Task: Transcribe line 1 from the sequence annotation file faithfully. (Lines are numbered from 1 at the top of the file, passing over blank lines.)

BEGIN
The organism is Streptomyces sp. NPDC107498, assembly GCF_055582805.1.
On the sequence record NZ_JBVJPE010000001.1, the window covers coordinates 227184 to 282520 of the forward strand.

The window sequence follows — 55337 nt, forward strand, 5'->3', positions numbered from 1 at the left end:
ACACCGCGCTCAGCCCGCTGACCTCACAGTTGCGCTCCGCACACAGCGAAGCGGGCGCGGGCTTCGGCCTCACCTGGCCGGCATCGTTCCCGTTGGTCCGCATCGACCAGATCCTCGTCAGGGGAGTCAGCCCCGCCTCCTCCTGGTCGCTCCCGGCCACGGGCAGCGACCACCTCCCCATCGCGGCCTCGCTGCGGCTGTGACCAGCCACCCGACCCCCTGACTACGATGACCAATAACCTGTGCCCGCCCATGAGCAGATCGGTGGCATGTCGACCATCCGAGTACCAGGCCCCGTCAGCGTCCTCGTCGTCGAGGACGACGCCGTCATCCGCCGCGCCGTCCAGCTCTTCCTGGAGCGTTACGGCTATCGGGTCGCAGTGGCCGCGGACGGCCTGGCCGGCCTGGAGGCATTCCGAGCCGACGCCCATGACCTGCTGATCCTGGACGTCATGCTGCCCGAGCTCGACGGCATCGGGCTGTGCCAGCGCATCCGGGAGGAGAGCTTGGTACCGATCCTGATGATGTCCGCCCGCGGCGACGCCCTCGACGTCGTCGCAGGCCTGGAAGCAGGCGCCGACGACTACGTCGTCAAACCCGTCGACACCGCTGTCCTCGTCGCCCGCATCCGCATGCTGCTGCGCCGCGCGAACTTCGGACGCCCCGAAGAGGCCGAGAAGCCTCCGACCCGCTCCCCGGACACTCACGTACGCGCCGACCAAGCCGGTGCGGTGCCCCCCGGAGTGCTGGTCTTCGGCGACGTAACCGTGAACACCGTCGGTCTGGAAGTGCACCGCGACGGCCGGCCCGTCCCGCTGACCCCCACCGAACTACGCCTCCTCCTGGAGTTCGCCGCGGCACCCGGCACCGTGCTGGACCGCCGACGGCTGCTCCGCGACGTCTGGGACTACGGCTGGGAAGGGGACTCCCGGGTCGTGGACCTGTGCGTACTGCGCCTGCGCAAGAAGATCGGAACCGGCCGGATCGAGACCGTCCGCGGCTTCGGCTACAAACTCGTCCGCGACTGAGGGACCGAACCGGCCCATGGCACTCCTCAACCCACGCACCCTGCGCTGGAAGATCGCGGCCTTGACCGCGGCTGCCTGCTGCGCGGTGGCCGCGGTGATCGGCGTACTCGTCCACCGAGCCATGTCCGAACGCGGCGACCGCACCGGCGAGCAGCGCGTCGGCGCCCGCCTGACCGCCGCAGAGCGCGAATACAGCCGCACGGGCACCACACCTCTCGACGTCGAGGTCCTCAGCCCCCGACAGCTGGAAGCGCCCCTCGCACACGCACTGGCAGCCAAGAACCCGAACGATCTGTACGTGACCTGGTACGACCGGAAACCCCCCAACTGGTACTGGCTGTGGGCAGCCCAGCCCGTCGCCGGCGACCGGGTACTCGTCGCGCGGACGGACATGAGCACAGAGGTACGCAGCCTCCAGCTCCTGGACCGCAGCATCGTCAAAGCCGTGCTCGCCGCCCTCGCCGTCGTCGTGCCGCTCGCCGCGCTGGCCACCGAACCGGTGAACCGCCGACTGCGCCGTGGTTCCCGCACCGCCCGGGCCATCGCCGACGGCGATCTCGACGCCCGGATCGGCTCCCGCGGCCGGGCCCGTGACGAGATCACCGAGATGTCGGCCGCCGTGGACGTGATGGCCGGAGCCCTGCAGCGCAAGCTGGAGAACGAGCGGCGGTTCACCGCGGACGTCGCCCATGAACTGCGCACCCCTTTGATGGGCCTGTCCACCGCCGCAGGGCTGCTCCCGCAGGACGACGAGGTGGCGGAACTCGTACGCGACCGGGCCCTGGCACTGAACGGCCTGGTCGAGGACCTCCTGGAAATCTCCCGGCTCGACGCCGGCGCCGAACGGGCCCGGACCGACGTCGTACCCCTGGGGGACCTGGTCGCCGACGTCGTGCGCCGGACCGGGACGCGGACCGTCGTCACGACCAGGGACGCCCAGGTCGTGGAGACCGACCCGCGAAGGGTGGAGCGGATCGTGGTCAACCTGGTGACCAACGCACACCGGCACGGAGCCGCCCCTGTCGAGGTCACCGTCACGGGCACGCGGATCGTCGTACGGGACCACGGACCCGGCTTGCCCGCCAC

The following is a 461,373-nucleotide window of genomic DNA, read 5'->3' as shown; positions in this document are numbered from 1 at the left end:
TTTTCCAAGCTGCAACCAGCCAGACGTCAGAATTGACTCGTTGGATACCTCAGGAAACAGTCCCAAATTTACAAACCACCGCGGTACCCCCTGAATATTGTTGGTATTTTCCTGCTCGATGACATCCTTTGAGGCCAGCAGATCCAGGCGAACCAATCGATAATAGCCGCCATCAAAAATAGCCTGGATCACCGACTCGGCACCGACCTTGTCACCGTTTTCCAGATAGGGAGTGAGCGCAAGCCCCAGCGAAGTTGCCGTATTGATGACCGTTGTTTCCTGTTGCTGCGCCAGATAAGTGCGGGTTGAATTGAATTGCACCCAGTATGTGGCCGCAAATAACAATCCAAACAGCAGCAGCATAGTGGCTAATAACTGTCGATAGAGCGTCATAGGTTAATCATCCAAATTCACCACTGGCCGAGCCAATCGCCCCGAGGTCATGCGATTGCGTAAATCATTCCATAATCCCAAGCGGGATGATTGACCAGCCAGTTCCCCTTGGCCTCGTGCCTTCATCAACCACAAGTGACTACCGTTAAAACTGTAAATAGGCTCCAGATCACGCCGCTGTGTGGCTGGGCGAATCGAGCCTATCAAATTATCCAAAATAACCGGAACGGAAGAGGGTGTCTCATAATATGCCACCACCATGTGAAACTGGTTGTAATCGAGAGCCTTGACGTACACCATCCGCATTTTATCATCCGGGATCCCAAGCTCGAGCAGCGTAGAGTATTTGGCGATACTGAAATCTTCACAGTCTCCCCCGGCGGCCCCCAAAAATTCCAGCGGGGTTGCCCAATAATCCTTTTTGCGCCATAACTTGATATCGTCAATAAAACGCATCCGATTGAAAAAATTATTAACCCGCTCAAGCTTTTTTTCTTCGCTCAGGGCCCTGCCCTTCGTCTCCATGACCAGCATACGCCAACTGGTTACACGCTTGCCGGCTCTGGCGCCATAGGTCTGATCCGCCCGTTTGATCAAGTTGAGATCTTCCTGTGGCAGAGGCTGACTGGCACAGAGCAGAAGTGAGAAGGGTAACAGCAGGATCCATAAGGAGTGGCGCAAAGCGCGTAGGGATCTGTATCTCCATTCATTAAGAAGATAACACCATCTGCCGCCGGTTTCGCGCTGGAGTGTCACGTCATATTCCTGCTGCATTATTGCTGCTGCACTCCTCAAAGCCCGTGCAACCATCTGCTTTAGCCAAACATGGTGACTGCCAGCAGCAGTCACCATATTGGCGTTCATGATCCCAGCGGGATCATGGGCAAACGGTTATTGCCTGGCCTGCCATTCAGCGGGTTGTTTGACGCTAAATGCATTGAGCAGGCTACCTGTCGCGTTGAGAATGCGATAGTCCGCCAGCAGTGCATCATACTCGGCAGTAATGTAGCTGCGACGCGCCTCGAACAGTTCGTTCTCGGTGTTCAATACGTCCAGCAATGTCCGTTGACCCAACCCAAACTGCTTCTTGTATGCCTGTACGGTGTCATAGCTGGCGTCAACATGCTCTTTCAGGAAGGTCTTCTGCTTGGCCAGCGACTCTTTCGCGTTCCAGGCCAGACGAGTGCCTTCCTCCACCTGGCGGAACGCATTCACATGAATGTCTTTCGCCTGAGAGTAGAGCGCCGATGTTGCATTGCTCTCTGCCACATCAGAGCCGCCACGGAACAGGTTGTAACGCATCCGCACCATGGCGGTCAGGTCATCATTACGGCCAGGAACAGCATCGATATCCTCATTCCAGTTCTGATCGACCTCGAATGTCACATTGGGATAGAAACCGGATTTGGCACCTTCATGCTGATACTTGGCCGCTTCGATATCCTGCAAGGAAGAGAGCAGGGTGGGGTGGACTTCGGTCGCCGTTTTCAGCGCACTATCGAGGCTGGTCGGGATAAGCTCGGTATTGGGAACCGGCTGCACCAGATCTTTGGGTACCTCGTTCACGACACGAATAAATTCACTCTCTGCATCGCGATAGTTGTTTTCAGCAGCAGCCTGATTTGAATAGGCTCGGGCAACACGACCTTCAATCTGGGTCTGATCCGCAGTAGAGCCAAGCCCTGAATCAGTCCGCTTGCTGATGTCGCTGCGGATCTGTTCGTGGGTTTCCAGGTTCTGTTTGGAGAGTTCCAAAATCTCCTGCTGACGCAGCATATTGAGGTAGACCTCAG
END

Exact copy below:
The organism is Streptomyces sp. NPDC107498, assembly GCF_055582805.1.